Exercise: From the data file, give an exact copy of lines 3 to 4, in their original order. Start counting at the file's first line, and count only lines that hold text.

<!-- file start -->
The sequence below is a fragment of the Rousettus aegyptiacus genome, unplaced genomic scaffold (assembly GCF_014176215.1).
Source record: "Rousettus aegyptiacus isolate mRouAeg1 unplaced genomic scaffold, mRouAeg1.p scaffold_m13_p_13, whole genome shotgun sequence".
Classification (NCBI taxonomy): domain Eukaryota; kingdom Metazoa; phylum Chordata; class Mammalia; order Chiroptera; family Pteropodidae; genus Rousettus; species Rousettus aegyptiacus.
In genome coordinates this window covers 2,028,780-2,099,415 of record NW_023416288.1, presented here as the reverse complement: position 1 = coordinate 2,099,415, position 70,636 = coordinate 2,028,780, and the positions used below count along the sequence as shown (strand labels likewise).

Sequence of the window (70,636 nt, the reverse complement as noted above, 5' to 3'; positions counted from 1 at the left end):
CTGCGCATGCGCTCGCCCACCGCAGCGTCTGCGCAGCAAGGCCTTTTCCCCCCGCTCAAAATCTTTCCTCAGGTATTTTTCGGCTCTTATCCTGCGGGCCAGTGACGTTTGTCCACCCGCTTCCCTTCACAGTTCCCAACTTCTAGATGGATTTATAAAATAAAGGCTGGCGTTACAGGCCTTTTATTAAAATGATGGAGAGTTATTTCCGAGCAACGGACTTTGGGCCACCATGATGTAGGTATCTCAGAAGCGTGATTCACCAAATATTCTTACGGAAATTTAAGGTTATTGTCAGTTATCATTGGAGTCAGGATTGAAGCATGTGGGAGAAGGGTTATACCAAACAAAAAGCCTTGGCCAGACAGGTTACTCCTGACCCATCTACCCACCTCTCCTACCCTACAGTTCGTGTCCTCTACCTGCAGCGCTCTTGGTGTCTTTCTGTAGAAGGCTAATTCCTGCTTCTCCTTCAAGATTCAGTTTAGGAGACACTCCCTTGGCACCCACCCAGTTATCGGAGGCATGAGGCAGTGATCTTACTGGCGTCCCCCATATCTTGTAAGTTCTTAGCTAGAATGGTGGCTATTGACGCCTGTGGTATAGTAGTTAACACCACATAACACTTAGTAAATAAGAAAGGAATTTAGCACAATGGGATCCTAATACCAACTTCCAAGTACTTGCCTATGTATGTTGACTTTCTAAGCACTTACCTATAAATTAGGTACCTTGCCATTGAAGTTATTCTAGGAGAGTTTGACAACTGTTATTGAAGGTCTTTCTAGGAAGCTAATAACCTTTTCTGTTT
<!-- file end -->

Classification (NCBI taxonomy): domain Eukaryota; kingdom Metazoa; phylum Chordata; class Mammalia; order Chiroptera; family Pteropodidae; genus Rousettus; species Rousettus aegyptiacus.
In genome coordinates this window covers 2,028,780-2,099,415 of record NW_023416288.1, presented here as the reverse complement: position 1 = coordinate 2,099,415, position 70,636 = coordinate 2,028,780, and the positions used below count along the sequence as shown (strand labels likewise).